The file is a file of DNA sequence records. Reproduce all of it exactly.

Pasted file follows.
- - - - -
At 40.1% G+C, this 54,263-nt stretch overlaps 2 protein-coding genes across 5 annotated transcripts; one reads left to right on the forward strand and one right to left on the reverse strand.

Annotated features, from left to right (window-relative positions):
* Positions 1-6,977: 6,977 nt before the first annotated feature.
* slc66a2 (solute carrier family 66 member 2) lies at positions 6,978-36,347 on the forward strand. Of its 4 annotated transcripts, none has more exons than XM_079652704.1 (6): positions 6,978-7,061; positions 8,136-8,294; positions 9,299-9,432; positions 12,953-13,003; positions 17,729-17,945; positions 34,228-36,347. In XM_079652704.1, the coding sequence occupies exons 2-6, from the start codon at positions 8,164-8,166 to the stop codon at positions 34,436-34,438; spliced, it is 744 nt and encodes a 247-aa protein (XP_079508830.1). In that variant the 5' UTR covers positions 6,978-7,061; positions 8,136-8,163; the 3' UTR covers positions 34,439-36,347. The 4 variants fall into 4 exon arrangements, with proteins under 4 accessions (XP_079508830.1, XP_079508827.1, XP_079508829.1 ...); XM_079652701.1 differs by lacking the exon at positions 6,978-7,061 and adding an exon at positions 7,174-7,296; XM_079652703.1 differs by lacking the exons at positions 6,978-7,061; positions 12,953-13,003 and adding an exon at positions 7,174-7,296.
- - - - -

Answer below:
At 40.1% G+C, this 54,263-nt stretch overlaps 2 protein-coding genes across 5 annotated transcripts; one reads left to right on the forward strand and one right to left on the reverse strand.

Annotated features, from left to right (window-relative positions):
* Positions 1-6,977: 6,977 nt before the first annotated feature.
* slc66a2 (solute carrier family 66 member 2) lies at positions 6,978-36,347 on the forward strand. Of its 4 annotated transcripts, none has more exons than XM_079652704.1 (6): positions 6,978-7,061; positions 8,136-8,294; positions 9,299-9,432; positions 12,953-13,003; positions 17,729-17,945; positions 34,228-36,347. In XM_079652704.1, the coding sequence occupies exons 2-6, from the start codon at positions 8,164-8,166 to the stop codon at positions 34,436-34,438; spliced, it is 744 nt and encodes a 247-aa protein (XP_079508830.1). In that variant the 5' UTR covers positions 6,978-7,061; positions 8,136-8,163; the 3' UTR covers positions 34,439-36,347. The 4 variants fall into 4 exon arrangements, with proteins under 4 accessions (XP_079508830.1, XP_079508827.1, XP_079508829.1 ...); XM_079652701.1 differs by lacking the exon at positions 6,978-7,061 and adding an exon at positions 7,174-7,296; XM_079652703.1 differs by lacking the exons at positions 6,978-7,061; positions 12,953-13,003 and adding an exon at positions 7,174-7,296.